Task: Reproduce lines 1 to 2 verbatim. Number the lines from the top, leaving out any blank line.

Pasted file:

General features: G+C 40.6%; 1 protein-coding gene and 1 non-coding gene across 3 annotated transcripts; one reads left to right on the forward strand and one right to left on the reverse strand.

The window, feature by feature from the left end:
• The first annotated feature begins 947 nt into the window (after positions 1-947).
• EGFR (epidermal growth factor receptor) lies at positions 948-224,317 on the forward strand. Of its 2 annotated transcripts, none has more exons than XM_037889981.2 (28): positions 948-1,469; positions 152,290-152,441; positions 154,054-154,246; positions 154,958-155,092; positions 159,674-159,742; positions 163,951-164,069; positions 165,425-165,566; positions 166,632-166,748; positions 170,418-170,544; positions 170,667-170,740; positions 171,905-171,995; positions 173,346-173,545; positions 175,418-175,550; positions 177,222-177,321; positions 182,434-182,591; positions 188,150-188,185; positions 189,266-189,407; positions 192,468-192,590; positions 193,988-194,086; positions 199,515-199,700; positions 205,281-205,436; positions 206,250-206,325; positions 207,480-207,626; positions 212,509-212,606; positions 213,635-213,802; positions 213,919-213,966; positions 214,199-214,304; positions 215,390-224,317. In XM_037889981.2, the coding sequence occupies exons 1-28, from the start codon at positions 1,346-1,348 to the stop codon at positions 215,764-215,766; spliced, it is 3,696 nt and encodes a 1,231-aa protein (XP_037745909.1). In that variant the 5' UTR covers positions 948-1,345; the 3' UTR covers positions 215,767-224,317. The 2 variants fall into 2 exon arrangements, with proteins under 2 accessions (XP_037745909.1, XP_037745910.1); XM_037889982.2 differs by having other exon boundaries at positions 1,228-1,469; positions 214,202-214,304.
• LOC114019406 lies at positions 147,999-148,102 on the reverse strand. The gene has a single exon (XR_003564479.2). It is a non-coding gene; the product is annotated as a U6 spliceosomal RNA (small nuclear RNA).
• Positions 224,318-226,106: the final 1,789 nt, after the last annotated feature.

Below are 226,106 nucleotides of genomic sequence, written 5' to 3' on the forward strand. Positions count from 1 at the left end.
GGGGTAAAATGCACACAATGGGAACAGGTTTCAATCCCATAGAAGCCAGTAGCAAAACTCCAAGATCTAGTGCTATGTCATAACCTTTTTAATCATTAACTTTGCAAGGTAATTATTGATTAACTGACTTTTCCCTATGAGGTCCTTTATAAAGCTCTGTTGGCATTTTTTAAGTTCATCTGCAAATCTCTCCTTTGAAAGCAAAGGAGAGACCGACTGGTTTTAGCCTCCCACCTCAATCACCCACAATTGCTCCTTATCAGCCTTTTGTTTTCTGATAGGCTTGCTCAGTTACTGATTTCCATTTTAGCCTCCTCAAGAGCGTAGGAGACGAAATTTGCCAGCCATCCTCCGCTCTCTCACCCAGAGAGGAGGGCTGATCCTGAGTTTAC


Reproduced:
General features: G+C 40.6%; 1 protein-coding gene and 1 non-coding gene across 3 annotated transcripts; one reads left to right on the forward strand and one right to left on the reverse strand.

The window, feature by feature from the left end: